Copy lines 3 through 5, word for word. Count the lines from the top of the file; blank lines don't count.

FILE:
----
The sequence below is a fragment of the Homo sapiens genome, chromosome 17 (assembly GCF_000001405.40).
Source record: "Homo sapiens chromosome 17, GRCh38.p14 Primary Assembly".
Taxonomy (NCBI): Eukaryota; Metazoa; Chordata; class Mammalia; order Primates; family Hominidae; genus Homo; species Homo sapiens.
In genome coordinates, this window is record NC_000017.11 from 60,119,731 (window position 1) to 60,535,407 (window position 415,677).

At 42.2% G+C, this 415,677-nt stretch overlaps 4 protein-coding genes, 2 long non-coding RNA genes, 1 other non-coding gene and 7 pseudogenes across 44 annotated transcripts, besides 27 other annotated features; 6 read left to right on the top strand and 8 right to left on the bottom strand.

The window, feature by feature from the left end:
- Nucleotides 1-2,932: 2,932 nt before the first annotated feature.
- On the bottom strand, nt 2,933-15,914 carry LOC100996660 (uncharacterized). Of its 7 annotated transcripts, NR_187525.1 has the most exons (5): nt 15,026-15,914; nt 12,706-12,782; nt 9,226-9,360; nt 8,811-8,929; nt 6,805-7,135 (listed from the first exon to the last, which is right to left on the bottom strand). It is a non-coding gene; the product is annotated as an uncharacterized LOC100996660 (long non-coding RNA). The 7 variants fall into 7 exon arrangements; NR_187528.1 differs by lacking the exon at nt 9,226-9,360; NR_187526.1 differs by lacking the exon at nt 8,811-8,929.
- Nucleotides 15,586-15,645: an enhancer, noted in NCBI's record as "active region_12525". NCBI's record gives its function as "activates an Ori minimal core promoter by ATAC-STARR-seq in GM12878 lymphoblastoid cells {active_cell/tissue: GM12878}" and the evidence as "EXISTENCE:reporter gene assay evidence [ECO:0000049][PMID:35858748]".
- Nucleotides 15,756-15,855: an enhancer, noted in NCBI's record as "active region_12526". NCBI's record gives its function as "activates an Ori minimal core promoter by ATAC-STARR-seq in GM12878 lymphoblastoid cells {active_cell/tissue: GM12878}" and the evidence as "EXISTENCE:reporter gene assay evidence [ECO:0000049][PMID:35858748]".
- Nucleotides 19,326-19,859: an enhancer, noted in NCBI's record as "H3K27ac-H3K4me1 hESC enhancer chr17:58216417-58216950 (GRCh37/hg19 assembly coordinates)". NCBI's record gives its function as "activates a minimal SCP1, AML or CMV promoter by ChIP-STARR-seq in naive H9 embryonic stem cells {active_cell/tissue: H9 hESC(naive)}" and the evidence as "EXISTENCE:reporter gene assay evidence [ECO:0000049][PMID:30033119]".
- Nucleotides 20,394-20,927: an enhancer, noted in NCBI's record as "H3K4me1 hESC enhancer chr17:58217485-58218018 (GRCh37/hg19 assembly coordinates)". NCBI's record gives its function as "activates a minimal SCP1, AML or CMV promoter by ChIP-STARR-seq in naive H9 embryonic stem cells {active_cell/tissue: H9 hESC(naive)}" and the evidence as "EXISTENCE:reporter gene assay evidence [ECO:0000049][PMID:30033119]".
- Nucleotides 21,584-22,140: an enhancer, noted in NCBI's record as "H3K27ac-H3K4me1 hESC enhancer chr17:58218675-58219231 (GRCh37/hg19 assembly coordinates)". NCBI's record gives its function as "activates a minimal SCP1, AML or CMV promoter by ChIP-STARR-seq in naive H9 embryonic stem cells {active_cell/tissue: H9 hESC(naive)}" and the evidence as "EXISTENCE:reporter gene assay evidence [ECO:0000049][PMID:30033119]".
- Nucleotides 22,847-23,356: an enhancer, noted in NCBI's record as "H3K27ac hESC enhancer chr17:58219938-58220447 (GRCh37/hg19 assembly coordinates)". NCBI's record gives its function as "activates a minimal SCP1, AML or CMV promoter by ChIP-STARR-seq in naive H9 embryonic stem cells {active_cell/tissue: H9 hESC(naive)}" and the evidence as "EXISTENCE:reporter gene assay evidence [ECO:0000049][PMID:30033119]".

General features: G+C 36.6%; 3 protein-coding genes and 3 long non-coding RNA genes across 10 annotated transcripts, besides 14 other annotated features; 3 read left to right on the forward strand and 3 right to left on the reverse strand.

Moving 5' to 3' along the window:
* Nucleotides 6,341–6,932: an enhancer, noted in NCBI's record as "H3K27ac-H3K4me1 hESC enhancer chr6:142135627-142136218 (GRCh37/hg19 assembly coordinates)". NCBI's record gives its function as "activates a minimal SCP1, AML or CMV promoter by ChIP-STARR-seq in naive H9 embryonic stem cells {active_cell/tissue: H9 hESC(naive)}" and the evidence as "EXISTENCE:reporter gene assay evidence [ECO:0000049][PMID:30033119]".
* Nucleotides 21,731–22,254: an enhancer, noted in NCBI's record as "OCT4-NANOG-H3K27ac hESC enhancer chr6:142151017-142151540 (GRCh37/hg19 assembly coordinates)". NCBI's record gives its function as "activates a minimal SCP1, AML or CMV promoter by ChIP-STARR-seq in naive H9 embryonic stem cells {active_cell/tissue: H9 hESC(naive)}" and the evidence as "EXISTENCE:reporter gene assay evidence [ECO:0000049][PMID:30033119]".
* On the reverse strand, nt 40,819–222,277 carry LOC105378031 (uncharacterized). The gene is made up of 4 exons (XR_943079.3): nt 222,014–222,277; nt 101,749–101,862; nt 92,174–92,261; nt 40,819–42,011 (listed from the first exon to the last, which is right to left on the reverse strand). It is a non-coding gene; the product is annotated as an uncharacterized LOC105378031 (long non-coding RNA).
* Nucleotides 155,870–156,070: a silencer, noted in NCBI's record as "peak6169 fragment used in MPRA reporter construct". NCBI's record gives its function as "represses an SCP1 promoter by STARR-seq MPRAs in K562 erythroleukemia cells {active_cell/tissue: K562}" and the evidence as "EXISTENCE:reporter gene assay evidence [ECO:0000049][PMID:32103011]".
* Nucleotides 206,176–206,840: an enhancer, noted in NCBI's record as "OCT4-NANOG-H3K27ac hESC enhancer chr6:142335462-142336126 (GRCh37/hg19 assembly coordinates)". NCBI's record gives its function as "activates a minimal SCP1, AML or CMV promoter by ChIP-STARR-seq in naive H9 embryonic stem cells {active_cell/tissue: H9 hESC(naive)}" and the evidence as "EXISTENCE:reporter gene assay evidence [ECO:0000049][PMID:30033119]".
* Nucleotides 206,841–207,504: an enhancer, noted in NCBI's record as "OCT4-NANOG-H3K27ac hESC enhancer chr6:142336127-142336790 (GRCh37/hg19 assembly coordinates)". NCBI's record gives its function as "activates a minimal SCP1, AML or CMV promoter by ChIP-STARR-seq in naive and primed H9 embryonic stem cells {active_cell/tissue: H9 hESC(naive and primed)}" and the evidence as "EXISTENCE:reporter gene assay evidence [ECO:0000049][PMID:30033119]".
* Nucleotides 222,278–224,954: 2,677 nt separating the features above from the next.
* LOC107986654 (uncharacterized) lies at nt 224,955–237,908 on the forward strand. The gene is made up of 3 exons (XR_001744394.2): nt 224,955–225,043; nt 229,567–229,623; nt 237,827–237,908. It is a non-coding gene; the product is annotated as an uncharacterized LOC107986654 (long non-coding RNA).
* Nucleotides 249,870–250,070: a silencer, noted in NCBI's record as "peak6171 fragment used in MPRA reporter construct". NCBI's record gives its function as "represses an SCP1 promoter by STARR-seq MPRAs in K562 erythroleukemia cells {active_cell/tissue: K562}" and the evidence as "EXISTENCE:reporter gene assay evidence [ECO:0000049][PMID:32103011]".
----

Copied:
Taxonomy (NCBI): Eukaryota; Metazoa; Chordata; class Mammalia; order Primates; family Hominidae; genus Homo; species Homo sapiens.
In genome coordinates, this window is record NC_000017.11 from 60,119,731 (window position 1) to 60,535,407 (window position 415,677).

At 42.2% G+C, this 415,677-nt stretch overlaps 4 protein-coding genes, 2 long non-coding RNA genes, 1 other non-coding gene and 7 pseudogenes across 44 annotated transcripts, besides 27 other annotated features; 6 read left to right on the top strand and 8 right to left on the bottom strand.